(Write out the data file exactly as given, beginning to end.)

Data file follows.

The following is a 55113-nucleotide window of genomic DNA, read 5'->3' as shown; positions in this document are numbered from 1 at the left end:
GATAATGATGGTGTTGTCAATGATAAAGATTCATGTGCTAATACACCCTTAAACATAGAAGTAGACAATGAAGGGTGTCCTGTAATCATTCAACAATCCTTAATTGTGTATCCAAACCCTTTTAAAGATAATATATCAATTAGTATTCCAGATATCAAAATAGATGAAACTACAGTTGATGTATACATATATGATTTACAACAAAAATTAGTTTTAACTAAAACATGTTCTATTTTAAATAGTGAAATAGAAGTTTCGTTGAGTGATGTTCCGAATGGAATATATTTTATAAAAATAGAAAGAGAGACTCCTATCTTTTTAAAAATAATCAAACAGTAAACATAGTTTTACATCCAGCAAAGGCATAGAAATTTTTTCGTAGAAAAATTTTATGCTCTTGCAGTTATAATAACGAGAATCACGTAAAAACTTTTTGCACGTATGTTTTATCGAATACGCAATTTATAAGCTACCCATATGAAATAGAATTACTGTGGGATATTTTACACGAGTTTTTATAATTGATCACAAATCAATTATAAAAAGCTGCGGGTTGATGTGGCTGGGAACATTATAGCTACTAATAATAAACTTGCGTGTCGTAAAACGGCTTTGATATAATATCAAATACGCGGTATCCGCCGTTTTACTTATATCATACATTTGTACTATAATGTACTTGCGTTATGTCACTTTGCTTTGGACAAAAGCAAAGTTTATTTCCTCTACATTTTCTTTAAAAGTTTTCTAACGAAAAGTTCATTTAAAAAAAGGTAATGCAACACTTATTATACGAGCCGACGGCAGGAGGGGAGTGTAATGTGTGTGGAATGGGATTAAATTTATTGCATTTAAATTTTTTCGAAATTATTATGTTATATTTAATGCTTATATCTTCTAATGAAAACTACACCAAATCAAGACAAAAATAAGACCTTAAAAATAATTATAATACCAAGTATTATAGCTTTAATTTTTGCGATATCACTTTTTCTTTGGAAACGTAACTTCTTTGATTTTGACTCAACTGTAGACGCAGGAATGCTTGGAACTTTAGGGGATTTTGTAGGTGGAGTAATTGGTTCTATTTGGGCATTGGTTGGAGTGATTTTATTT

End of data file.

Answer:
The following is a 55113-nucleotide window of genomic DNA, read 5'->3' as shown; positions in this document are numbered from 1 at the left end:
GATAATGATGGTGTTGTCAATGATAAAGATTCATGTGCTAATACACCCTTAAACATAGAAGTAGACAATGAAGGGTGTCCTGTAATCATTCAACAATCCTTAATTGTGTATCCAAACCCTTTTAAAGATAATATATCAATTAGTATTCCAGATATCAAAATAGATGAAACTACAGTTGATGTATACATATATGATTTACAACAAAAATTAGTTTTAACTAAAACATGTTCTATTTTAAATAGTGAAATAGAAGTTTCGTTGAGTGATGTTCCGAATGGAATATATTTTATAAAAATAGAAAGAGAGACTCCTATCTTTTTAAAAATAATCAAACAGTAAACATAGTTTTACATCCAGCAAAGGCATAGAAATTTTTTCGTAGAAAAATTTTATGCTCTTGCAGTTATAATAACGAGAATCACGTAAAAACTTTTTGCACGTATGTTTTATCGAATACGCAATTTATAAGCTACCCATATGAAATAGAATTACTGTGGGATATTTTACACGAGTTTTTATAATTGATCACAAATCAATTATAAAAAGCTGCGGGTTGATGTGGCTGGGAACATTATAGCTACTAATAATAAACTTGCGTGTCGTAAAACGGCTTTGATATAATATCAAATACGCGGTATCCGCCGTTTTACTTATATCATACATTTGTACTATAATGTACTTGCGTTATGTCACTTTGCTTTGGACAAAAGCAAAGTTTATTTCCTCTACATTTTCTTTAAAAGTTTTCTAACGAAAAGTTCATTTAAAAAAAGGTAATGCAACACTTATTATACGAGCCGACGGCAGGAGGGGAGTGTAATGTGTGTGGAATGGGATTAAATTTATTGCATTTAAATTTTTTCGAAATTATTATGTTATATTTAATGCTTATATCTTCTAATGAAAACTACACCAAATCAAGACAAAAATAAGACCTTAAAAATAATTATAATACCAAGTATTATAGCTTTAATTTTTGCGATATCACTTTTTCTTTGGAAACGTAACTTCTTTGATTTTGACTCAACTGTAGACGCAGGAATGCTTGGAACTTTAGGGGATTTTGTAGGTGGAGTAATTGGTTCTATTTGGGCATTGGTTGGAGTGATTTTATTT